Thursday, October 8, 2009

My Top Ten Movies of All Time

Number 5:

The Shawshank Redemption (1994)

Directed by:  Frank Darabont

Starring:  Tim Robbins, Morgan Freeman

Oscars (winners in bold):  7 Nominations - Best Actor, Best Cinematography, Best Film Editing, Best Music, Best Picture, Best Sound, Best Adapted Screenplay

Ranking on AFI's 100 Greatest Movie List (2007):  72 

Review:  Most people don't realize but this is based on a novella by Stephen King and is prime example of why, all things considered, King is my favorite author.  Most people focus on King's work for the supernatural and the horror, but where King actually suceeds the best is in writing indellible characters that seem real and people can relate to. 

This is something that is necessary to understand in order to fully appreciate Kings work. This is a prime example of the rich characters that King can create and, in the hands of a capable director, can be brought to life in film. 

This film is richly shot, well written, acted, and directed.  Frank Darabont was a relative newcomer when this was made but it is still regarded as his best film to this day.  The film uses hope as it's central theme showing that no matter what hand we are dealt with (falsely accused of murdering one's wife) or how many hardships we have along the way (an unruly warden, run-in's with the "sisters") that with hope we can persevere through everything.

The Shawshank Redemption shows us prison life in a realistic manner, a system of routine meant to prepare these fellows for their reentry to the outside world.  Before Tim Robbins' character Andy Dufresne comes into the prison, theres is little positivity in the bunch.  They have all lost all hope of ever being productive members of society again and realize they have nothing to look forward to but a 6x6 and woodshop.  They even bring up the idea of institutionalization.  Have they all been there so long that there is no way they can be productive members of society.  One of the crew that gets his ticket out even winds up killing himself because he can't handle life in the real world.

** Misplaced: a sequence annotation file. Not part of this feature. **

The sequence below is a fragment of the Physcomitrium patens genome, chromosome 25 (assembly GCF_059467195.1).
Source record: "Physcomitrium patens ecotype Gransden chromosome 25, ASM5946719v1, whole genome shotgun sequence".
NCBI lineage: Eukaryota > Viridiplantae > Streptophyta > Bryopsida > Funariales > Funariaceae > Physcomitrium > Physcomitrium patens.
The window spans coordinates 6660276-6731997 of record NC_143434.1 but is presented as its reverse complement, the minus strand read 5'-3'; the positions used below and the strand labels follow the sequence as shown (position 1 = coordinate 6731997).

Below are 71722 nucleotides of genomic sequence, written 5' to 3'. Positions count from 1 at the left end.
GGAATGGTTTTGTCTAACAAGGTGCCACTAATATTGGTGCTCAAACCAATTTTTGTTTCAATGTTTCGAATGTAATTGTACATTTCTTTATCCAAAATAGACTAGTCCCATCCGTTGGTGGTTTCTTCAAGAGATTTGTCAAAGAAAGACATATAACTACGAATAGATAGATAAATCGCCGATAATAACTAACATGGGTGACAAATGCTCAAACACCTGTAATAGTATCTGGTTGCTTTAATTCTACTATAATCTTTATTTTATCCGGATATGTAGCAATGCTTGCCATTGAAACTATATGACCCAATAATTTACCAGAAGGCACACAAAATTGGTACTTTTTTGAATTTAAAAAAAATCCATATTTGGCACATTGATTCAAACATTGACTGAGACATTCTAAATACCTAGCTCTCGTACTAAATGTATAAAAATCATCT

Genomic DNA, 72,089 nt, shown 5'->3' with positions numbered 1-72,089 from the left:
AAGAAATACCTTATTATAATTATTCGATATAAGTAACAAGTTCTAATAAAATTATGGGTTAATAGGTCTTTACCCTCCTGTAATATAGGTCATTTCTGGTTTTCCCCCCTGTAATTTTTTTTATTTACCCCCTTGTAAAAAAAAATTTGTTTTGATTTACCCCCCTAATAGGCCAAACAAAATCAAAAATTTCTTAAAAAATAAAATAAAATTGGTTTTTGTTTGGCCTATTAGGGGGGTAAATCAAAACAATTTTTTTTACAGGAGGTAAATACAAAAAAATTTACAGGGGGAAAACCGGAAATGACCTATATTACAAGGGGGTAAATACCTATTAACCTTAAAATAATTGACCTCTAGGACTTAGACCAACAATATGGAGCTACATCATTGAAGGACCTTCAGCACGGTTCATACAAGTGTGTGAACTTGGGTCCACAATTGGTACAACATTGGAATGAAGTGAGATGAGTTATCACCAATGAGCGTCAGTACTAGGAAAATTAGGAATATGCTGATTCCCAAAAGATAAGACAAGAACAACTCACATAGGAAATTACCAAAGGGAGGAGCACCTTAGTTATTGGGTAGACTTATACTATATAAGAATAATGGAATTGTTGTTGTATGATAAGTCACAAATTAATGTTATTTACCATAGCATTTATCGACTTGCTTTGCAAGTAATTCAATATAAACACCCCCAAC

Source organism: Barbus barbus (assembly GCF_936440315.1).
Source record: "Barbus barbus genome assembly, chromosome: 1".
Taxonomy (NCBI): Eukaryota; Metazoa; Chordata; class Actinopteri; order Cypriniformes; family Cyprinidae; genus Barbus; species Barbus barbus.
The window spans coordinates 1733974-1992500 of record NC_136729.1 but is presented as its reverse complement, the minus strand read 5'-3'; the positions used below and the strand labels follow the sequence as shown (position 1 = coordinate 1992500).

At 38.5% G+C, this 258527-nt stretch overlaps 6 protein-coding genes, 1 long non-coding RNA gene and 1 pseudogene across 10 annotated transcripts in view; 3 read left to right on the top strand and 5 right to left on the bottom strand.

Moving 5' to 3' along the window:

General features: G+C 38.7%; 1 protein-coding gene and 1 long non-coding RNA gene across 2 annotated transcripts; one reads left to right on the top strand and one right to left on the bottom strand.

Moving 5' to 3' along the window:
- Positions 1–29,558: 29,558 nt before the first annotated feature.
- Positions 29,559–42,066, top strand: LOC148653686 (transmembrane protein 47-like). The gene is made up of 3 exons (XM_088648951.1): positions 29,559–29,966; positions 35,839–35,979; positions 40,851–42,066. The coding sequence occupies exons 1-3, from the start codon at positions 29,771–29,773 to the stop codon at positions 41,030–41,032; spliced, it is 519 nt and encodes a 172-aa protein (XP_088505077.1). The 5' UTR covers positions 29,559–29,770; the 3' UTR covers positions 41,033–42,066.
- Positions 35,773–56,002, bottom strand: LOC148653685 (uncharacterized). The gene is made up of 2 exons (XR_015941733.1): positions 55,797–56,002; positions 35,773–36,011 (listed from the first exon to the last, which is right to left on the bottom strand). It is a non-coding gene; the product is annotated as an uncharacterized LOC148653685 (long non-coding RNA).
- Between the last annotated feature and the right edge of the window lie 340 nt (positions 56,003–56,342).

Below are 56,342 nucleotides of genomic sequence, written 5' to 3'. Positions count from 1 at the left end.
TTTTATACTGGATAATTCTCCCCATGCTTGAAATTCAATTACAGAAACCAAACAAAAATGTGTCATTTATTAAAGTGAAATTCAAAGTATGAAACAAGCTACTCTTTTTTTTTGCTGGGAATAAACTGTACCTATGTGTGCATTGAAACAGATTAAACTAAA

Life seems dismal in Shawshank until Dufresne shows up.  Dufresne comes in with the hope that he will one day make it out and get to live the life he has dreamed up.  His constant mantra is that hope is a powerful thing, something they can't take away from you, and something that will set you free.  It's a powerful message and is passed on through a powerful movie.

Why this made the list:

Let's get the obvious stuff out of the way.  Like all the others on this list, the acting, writing, and directing are all top notch and worthy of all the praise bestowed upon them. 

What makes this movie all the more incredible are the believability of the characters.  Each actor owns their role in this movie and are all cast perfectly.  The story is set up incredibly well and there is the aforementioned powerful message that goes along with the movie.

This is a trimphant movie that makes you feel good about the human condition and makes sure that we never forget that it's never too late to make things right, it's never too late to start anew, and it's never too late to hope, because it keeps us moving forward and it can never be taken away from you.

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